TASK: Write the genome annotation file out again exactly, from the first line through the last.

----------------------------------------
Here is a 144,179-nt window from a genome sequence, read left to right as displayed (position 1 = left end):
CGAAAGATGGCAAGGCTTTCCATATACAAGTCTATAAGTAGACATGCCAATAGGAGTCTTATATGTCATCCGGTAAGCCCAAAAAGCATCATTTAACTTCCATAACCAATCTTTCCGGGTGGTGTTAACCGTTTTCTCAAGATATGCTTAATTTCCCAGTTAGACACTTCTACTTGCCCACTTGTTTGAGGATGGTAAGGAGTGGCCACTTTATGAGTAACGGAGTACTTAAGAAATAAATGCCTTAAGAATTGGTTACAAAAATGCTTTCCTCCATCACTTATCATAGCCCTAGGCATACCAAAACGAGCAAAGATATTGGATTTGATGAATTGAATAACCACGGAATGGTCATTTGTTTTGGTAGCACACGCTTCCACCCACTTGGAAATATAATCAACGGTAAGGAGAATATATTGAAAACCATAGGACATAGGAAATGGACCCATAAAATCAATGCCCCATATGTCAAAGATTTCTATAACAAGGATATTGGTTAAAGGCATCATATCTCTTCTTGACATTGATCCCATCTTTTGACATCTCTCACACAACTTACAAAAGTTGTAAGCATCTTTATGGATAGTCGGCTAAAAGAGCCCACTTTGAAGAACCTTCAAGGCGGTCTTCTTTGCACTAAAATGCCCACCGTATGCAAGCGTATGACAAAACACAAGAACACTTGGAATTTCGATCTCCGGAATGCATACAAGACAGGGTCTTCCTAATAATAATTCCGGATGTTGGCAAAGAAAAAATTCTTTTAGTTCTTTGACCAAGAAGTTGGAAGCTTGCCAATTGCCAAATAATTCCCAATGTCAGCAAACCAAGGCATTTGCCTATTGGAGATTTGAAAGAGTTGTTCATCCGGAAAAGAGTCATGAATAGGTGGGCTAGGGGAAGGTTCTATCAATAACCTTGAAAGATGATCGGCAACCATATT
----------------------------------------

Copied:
Here is a 144,179-nt window from a genome sequence, read left to right as displayed (position 1 = left end):
CGAAAGATGGCAAGGCTTTCCATATACAAGTCTATAAGTAGACATGCCAATAGGAGTCTTATATGTCATCCGGTAAGCCCAAAAAGCATCATTTAACTTCCATAACCAATCTTTCCGGGTGGTGTTAACCGTTTTCTCAAGATATGCTTAATTTCCCAGTTAGACACTTCTACTTGCCCACTTGTTTGAGGATGGTAAGGAGTGGCCACTTTATGAGTAACGGAGTACTTAAGAAATAAATGCCTTAAGAATTGGTTACAAAAATGCTTTCCTCCATCACTTATCATAGCCCTAGGCATACCAAAACGAGCAAAGATATTGGATTTGATGAATTGAATAACCACGGAATGGTCATTTGTTTTGGTAGCACACGCTTCCACCCACTTGGAAATATAATCAACGGTAAGGAGAATATATTGAAAACCATAGGACATAGGAAATGGACCCATAAAATCAATGCCCCATATGTCAAAGATTTCTATAACAAGGATATTGGTTAAAGGCATCATATCTCTTCTTGACATTGATCCCATCTTTTGACATCTCTCACACAACTTACAAAAGTTGTAAGCATCTTTATGGATAGTCGGCTAAAAGAGCCCACTTTGAAGAACCTTCAAGGCGGTCTTCTTTGCACTAAAATGCCCACCGTATGCAAGCGTATGACAAAACACAAGAACACTTGGAATTTCGATCTCCGGAATGCATACAAGACAGGGTCTTCCTAATAATAATTCCGGATGTTGGCAAAGAAAAAATTCTTTTAGTTCTTTGACCAAGAAGTTGGAAGCTTGCCAATTGCCAAATAATTCCCAATGTCAGCAAACCAAGGCATTTGCCTATTGGAGATTTGAAAGAGTTGTTCATCCGGAAAAGAGTCATGAATAGGTGGGCTAGGGGAAGGTTCTATCAATAACCTTGAAAGATGATCGGCAACCATATT